Is HT&E Limited (ASX:HT1) An Attractive Dividend Stock?

Is HT&E Limited (ASX:HT1) a good dividend stock? How can we tell? Dividend paying companies with growing earnings can be highly rewarding in the long term. If you are hoping to live on your dividends, it’s important to be more stringent with your investments than the average punter. Regular readers know we like to apply the same approach to each dividend stock, and we hope you’ll find our analysis useful.

In this case, HT&E likely looks attractive to investors, given its 4.1% dividend yield and a payment history of over ten years. We’d guess that plenty of investors have purchased it for the income. The company also bought back stock equivalent to around 7.9% of market capitalisation this year. Some simple research can reduce the risk of buying HT&E for its dividend – read on to learn more.

Click the interactive chart for our full dividend analysis

ASX:HT1 Historical Dividend Yield, August 8th 2019
ASX:HT1 Historical Dividend Yield, August 8th 2019

Payout ratios

Dividends are usually paid out of company earnings. If a company is paying more than it earns, then the dividend might become unsustainable – hardly an ideal situation. So we need to form a view on if a company’s dividend is sustainable, relative to its net profit after tax. Looking at the data, we can see that 57% of HT&E’s profits were paid out as dividends in the last 12 months. A payout ratio above 50% generally implies a business is reaching maturity, although it is still possible to reinvest in the business or increase the dividend over time.

We also measure dividends paid against a company’s levered free cash flow, to see if enough cash was generated to cover the dividend. Unfortunately, while HT&E pays a dividend, it also reported negative free cash flow last year. While there may be a good reason for this, it’s not ideal from a dividend perspective.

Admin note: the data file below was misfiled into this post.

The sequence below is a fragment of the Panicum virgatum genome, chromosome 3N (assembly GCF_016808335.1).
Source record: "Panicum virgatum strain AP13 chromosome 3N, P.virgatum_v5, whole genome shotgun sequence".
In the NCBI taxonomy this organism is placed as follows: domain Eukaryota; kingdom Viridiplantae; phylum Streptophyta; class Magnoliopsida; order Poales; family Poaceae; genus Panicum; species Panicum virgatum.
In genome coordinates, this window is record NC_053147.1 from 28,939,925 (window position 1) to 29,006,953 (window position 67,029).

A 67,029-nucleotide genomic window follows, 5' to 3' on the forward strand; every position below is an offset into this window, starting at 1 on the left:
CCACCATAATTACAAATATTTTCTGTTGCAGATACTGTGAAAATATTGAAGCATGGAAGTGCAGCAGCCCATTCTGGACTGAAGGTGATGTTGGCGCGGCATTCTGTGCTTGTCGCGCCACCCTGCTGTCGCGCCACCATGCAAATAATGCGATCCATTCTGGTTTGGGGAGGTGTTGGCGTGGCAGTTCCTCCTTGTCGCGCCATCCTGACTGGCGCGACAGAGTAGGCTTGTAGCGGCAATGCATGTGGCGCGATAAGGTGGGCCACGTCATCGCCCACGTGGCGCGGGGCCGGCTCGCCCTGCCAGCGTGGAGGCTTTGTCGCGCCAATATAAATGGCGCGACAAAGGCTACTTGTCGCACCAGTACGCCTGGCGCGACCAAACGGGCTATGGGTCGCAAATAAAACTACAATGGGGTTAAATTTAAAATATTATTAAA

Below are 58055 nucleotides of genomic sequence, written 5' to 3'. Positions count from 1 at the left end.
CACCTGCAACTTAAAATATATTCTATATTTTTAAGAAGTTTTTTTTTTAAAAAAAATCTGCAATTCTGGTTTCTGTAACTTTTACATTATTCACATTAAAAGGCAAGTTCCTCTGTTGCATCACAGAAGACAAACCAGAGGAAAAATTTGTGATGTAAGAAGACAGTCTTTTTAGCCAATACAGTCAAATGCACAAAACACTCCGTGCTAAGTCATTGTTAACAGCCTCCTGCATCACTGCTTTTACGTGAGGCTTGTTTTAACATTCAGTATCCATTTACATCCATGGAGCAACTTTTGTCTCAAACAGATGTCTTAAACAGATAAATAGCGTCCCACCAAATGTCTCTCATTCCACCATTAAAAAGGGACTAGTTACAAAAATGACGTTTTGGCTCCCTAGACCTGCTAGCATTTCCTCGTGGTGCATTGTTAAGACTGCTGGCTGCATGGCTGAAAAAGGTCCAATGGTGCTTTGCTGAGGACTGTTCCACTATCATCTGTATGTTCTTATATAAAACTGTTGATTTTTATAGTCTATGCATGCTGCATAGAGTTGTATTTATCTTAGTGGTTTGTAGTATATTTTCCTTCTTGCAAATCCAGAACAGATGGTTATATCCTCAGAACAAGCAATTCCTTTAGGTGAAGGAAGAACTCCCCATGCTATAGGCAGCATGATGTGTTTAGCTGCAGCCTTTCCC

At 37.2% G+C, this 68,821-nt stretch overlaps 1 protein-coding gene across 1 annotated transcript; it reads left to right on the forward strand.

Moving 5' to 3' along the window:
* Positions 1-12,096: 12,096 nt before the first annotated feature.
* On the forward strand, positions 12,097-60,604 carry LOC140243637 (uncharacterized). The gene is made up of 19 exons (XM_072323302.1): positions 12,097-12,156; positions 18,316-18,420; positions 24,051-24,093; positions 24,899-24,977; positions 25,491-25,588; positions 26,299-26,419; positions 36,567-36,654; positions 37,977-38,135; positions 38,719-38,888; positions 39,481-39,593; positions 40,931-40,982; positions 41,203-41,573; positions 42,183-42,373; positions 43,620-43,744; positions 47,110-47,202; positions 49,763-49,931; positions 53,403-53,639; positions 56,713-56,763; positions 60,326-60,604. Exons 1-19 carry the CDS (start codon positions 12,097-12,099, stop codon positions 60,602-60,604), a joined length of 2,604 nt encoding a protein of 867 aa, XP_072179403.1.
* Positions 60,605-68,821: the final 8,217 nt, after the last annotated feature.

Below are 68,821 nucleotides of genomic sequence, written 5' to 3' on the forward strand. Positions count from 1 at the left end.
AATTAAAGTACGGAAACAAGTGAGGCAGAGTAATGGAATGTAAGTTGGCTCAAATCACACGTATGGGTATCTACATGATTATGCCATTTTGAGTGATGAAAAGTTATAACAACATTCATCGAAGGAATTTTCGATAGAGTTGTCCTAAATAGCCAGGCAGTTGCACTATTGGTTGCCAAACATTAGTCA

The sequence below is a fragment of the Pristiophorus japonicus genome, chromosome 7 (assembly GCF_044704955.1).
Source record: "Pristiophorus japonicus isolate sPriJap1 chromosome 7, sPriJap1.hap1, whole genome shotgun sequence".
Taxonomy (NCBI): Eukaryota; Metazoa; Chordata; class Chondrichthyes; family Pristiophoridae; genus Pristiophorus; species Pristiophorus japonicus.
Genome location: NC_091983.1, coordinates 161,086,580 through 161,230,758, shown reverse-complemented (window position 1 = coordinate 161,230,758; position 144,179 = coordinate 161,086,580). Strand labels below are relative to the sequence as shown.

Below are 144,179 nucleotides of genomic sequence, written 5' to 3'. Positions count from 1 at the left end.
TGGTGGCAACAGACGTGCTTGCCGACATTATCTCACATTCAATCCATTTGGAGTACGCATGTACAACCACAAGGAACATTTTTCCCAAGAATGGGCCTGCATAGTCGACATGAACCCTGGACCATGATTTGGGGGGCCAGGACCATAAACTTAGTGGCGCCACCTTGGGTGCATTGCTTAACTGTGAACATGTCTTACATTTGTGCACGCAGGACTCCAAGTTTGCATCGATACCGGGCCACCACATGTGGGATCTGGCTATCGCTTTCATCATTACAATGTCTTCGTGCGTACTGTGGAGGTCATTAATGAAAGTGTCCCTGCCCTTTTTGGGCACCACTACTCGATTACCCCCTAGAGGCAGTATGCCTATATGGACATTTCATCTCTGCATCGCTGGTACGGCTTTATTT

Dividend Volatility

One of the major risks of relying on dividend income, is the potential for a company to struggle financially and cut its dividend. Not only is your income cut, but the value of your investment declines as well – nasty. For the purpose of this article, we only scrutinise the last decade of HT&E’s dividend payments. The dividend has been cut by more than 20% on at least one occasion historically. During the past ten-year period, the first annual payment was AU$2.21 in 2009, compared to AU$0.07 last year. The dividend has fallen 97% over that period.

A shrinking dividend over a ten-year period is not ideal, and we’d be concerned about investing in a dividend stock that lacks a solid record of growing dividends per share.

Dividend Growth Potential

Given that dividend payments have been shrinking like a glacier in a warming world, we need to check if there are some bright spots on the horizon. HT&E’s earnings per share have shrunk at 24% a year over the past five years. A sharp decline in earnings per share is not great from from a dividend perspective, as even conservative payout ratios can come under pressure if earnings fall far enough.

Conclusion

When we look at a dividend stock, we need to form a judgement on whether the dividend will grow, if the company is able to maintain it in a wide range of economic circumstances, and if the dividend payout is sustainable. First, we think HT&E has an acceptable payout ratio, although its dividend was not well covered by cashflow. Second, earnings per share have been essentially flat, and its history of dividend payments is chequered – having cut its dividend at least once in the past. In this analysis, HT&E doesn’t shape up too well as a dividend stock. We’d find it hard to look past the flaws, and would not be inclined to think of it as a reliable dividend-payer.

Without at least some growth in earnings per share over time, the dividend will eventually come under pressure either from costs or inflation. Businesses can change though, and we think it would make sense to see what analysts are forecasting for the company.

If you are a dividend investor, you might also want to look at our curated list of dividend stocks yielding above 3%.

We aim to bring you long-term focused research analysis driven by fundamental data. Note that our analysis may not factor in the latest price-sensitive company announcements or qualitative material.

If you spot an error that warrants correction, please contact the editor at editorial-team@simplywallst.com. This article by Simply Wall St is general in nature. It does not constitute a recommendation to buy or sell any stock, and does not take account of your objectives, or your financial situation. Simply Wall St has no position in the stocks mentioned. Thank you for reading.